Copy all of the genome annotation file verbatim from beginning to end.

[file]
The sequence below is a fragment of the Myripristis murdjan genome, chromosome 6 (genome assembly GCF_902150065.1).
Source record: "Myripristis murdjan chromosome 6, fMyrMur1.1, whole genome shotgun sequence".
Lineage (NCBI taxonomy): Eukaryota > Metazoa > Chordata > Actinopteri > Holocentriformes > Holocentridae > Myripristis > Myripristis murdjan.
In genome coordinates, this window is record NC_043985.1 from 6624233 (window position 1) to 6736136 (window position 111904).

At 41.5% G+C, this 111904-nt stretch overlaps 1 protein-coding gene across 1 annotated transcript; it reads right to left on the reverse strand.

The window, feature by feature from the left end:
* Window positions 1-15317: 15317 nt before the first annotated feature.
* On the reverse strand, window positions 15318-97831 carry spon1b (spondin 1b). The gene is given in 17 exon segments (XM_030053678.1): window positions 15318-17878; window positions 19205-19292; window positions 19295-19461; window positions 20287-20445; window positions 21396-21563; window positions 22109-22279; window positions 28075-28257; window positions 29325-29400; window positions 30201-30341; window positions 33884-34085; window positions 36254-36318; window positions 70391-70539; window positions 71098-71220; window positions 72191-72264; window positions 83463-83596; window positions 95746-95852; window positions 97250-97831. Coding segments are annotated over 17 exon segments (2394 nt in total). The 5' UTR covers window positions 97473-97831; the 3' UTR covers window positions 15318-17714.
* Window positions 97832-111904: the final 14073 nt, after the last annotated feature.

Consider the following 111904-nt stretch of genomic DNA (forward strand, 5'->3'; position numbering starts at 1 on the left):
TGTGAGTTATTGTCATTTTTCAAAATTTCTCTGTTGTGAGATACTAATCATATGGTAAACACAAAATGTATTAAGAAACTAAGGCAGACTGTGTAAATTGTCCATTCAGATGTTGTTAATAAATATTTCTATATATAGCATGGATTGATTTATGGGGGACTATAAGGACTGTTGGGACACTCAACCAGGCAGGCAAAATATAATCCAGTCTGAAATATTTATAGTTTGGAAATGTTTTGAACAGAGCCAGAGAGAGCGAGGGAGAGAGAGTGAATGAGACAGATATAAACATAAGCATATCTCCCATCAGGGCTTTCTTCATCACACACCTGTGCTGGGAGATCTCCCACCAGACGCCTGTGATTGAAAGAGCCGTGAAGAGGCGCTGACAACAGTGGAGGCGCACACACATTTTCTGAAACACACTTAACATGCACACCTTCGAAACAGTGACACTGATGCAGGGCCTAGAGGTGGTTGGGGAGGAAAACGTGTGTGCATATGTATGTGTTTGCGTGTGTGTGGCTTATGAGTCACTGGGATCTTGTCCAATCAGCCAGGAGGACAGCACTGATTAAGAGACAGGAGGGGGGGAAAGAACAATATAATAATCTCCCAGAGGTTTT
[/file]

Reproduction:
The sequence below is a fragment of the Myripristis murdjan genome, chromosome 6 (genome assembly GCF_902150065.1).
Source record: "Myripristis murdjan chromosome 6, fMyrMur1.1, whole genome shotgun sequence".
Lineage (NCBI taxonomy): Eukaryota > Metazoa > Chordata > Actinopteri > Holocentriformes > Holocentridae > Myripristis > Myripristis murdjan.
In genome coordinates, this window is record NC_043985.1 from 6624233 (window position 1) to 6736136 (window position 111904).

At 41.5% G+C, this 111904-nt stretch overlaps 1 protein-coding gene across 1 annotated transcript; it reads right to left on the reverse strand.

The window, feature by feature from the left end:
* Window positions 1-15317: 15317 nt before the first annotated feature.
* On the reverse strand, window positions 15318-97831 carry spon1b (spondin 1b). The gene is given in 17 exon segments (XM_030053678.1): window positions 15318-17878; window positions 19205-19292; window positions 19295-19461; window positions 20287-20445; window positions 21396-21563; window positions 22109-22279; window positions 28075-28257; window positions 29325-29400; window positions 30201-30341; window positions 33884-34085; window positions 36254-36318; window positions 70391-70539; window positions 71098-71220; window positions 72191-72264; window positions 83463-83596; window positions 95746-95852; window positions 97250-97831. Coding segments are annotated over 17 exon segments (2394 nt in total). The 5' UTR covers window positions 97473-97831; the 3' UTR covers window positions 15318-17714.
* Window positions 97832-111904: the final 14073 nt, after the last annotated feature.

Consider the following 111904-nt stretch of genomic DNA (forward strand, 5'->3'; position numbering starts at 1 on the left):
TGTGAGTTATTGTCATTTTTCAAAATTTCTCTGTTGTGAGATACTAATCATATGGTAAACACAAAATGTATTAAGAAACTAAGGCAGACTGTGTAAATTGTCCATTCAGATGTTGTTAATAAATATTTCTATATATAGCATGGATTGATTTATGGGGGACTATAAGGACTGTTGGGACACTCAACCAGGCAGGCAAAATATAATCCAGTCTGAAATATTTATAGTTTGGAAATGTTTTGAACAGAGCCAGAGAGAGCGAGGGAGAGAGAGTGAATGAGACAGATATAAACATAAGCATATCTCCCATCAGGGCTTTCTTCATCACACACCTGTGCTGGGAGATCTCCCACCAGACGCCTGTGATTGAAAGAGCCGTGAAGAGGCGCTGACAACAGTGGAGGCGCACACACATTTTCTGAAACACACTTAACATGCACACCTTCGAAACAGTGACACTGATGCAGGGCCTAGAGGTGGTTGGGGAGGAAAACGTGTGTGCATATGTATGTGTTTGCGTGTGTGTGGCTTATGAGTCACTGGGATCTTGTCCAATCAGCCAGGAGGACAGCACTGATTAAGAGACAGGAGGGGGGGAAAGAACAATATAATAATCTCCCAGAGGTTTT